Monday, August 12, 2013

Why I'm Self-Publishing (Part 2)

With great freedom comes great responsibility.

Perhaps the greatest appeal of self-publishing is the freedom it offers writers in different ways.  The first of those (which I talked about in the previous post) is the most basic – to get one’s work out there, to decide what you’ve written is worth publishing, instead of leaving it to publishers and their marketing departments.

Writers write to be read, for people to enjoy what we’ve written – they don’t have to number in the millions, or even the thousands.  Hundreds or even dozens of readers loving a story that would have otherwise gone unpublished is a good thing.  Independent publishing lets us make our appeal directly to you, the readers, the ones who can say what you appreciate.  But that also means we have responsibilities.  We need to make sure our books are well-edited and professionally published – and that we ourselves act responsibility.

Because if I’m going to ask you to invest your time and money in my book, then I need to take not just the writing of the story, but the entire production of the book seriously.  Which means not just the editing of the text, but the typesetting of the book and the cover design, the marketing description and the pricing, and how I deal with readers’ reviews.

Now, self-publishing writers can hire freelancers to do some of that work for them (or like me, they can invest a lot of their own time and sweat into learning how to do these things themselves.)  But they have to be done – and they have to meet a minimum standard of professionalism to show respect for their potential readers.

That’s the responsibility, but I believe the freedom is well worth shouldering the extra load.  When I finish writing and re-writing and revising and editing a book so that’s it’s ready to be read, I can publish it right away – I don’t have to wait maybe a year or two for the book to fit into some traditional publisher’s schedule.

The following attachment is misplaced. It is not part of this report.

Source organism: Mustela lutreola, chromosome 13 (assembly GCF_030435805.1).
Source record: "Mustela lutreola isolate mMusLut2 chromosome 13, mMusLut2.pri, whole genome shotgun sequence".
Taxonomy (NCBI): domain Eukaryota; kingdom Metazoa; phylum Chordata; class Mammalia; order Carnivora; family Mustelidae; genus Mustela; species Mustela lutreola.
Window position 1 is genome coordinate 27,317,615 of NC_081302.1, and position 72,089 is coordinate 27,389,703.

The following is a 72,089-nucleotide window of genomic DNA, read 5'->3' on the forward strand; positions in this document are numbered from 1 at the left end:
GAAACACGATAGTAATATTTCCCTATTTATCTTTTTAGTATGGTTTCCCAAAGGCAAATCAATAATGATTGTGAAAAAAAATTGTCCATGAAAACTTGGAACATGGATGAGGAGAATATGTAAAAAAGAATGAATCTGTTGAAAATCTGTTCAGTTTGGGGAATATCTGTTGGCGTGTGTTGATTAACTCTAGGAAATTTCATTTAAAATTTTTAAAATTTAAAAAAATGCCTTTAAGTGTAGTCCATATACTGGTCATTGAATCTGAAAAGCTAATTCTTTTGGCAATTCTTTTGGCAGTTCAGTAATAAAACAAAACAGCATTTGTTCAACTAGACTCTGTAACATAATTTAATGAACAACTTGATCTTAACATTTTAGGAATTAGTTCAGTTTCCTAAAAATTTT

This independence also means I have control over what my book cover looks like.  It means I can write a description of the story that doesn’t give away half the plot before a reader has even started.  I even have some say over the pricing of my books.

Most importantly, I can stay true to the story.  I don’t have to change the characters or the plot around according to what some suits in New York think will work best (be they the publishers themselves or their marketing wizards.)  I can write it according to my own vision, without interference.

That doesn’t mean without feedback.  I’m getting feedback before I finish my books (as I think all writers do, whatever route they end up publishing by) so I can make my books the best they can be (without compromising the story.)

And hopefully I’ll get plenty of feedback from you, those kind enough to have read my work and come to visit, and you’ll help me write the next book better, and the next one even better and so on.  That’s why I’m asking for your honest opinions (both positive and negative) – because I want to keep improving, for myself as a writer and as part of my responsibility to you, the reader.

This responsibility is also why I’m giving you monthly progress reports, not only so you can know what I’m working on and how that work is progressing, but so you can also see whether or not I'm treating this seriously.

Continue to Part 3

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